Weekend Homework: Is UNLV that bad?
Or is UC Santa Barbara that good?
Because that is the best chance you have, if you're a UNLV fan, of explaining away the Rebels' ugly 3-3 start -- one made uglier by the fact that all six games were played in the Thomas & Mack Center. You can excuse the loss to Jahii Carson and Arizona State on a night, Nov. 19, when Carson scorched Vegas for 40 points. You might even be feeling generous, or at least benevolent, in your willingness to overlook a 61-59 loss to Illinois that was still a 50-50 proposition until the closing moments.
But most UNLV fans would find it much harder to see the UCSB game on their record -- an 86-65 Nov. 12 loss at home -- and find a convincing explanation for it. The Gauchos' three losses, to Utah State, Colorado and UCLA, are all eminently respectable. Bob Williams' team is not bad by any means.
UNLV may very well be.
At the very least, it is not a good offensive basketball team; that much is obvious to date. Whatever strength UNLV has derived from the interior defense of Khem Birch and Roscoe Smith -- the Rebels allow just 40.8 percent shooting from 2-point range, have held opponents one of the lowest effective field goal rates (42.2 percent in the country) and rarely commit fouls -- they have almost immediately squandered on offense. Even with blowouts of Portland State and Tennessee-Martin on their résumé, the Rebels' offense is averaging .99 points per possession thus far -- good for 265th nationally. They aren't really good at anything, save for getting up and down the floor and (occasionally) grabbing their own misses. They don't shoot it particularly well, they turn it over too often, and they don't get to the free throw line. That's three of four factors, in case you were counting, where the Rebels are significantly below average. What's the point in Runnin'?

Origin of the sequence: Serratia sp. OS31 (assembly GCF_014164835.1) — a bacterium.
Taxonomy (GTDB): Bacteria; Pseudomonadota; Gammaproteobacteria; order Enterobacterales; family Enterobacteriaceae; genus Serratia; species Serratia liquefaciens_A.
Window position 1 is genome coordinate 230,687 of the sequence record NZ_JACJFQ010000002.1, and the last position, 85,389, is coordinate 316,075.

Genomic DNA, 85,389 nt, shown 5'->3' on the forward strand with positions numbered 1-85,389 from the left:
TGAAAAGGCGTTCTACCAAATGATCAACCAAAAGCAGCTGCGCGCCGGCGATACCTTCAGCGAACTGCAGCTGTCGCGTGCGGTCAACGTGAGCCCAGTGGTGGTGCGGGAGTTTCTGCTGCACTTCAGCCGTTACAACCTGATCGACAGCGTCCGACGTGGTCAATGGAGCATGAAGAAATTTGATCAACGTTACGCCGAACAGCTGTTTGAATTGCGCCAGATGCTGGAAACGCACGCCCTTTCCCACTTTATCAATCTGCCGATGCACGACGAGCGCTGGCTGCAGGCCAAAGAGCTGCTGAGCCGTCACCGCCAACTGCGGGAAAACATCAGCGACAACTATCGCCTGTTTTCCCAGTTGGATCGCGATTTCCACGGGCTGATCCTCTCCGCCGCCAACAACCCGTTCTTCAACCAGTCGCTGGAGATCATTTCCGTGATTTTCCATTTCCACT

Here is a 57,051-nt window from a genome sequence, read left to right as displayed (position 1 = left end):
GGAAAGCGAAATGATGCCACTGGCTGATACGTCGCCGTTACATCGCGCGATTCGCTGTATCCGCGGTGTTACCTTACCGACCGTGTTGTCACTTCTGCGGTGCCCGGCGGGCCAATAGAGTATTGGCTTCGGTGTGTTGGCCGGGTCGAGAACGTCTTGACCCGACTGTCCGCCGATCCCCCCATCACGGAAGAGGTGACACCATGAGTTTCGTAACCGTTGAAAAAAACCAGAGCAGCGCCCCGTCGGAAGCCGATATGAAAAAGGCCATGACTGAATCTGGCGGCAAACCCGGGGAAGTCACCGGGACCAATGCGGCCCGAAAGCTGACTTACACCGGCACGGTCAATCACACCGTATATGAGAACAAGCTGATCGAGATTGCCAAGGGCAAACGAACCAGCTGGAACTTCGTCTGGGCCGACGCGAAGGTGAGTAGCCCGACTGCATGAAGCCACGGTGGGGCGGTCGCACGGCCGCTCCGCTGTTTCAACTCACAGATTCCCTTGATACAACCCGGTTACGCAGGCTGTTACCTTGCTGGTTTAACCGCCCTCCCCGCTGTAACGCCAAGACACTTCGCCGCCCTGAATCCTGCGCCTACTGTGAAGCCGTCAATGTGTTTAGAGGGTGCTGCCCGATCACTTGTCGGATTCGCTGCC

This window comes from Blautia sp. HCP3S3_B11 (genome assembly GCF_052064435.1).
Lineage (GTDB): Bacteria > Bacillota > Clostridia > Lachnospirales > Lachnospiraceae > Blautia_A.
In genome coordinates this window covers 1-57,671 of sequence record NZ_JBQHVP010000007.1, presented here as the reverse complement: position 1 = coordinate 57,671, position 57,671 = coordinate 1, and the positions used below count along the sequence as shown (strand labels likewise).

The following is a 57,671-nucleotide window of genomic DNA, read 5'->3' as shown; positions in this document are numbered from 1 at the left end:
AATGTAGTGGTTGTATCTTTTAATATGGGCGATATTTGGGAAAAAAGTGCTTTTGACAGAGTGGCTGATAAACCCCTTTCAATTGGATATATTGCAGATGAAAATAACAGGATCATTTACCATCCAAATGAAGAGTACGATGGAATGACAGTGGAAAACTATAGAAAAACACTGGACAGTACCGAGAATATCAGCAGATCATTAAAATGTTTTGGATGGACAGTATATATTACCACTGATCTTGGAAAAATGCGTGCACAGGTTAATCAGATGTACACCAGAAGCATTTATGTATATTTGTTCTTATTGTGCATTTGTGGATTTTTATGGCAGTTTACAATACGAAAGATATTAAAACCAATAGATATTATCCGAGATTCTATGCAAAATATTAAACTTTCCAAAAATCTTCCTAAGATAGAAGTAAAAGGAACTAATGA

All of which makes this weekend's trip to Arizona on Saturday afternoon (ESPN2, 5:15 p.m. ET) so potentially fascinating. Note the hedge: It is just as likely, if UNLV submits a characteristically ugly offensive performance, that the Wildcats will grind Dave Rice's team to dust in the first five minutes of the game. Sean Miller's team is too good and too balanced and far better than UNLV even defensively, to say nothing of the gulf between offenses.
But there are not very many teams capable, from a sheer size perspective, of matching up with Arizona's dominant Aaron Gordon-Kaleb Tarczewski-Brandon Ashley trio up front, of keeping the Wildcats from getting easy points in the paint. UNLV may be one of those teams. In fact, "potentially interesting" seems like a fine place to leave this little mini-preview. I'm not sure Vegas can keep it close in Tucson. But if Rice is hoping for a turning point, what better time than Saturday?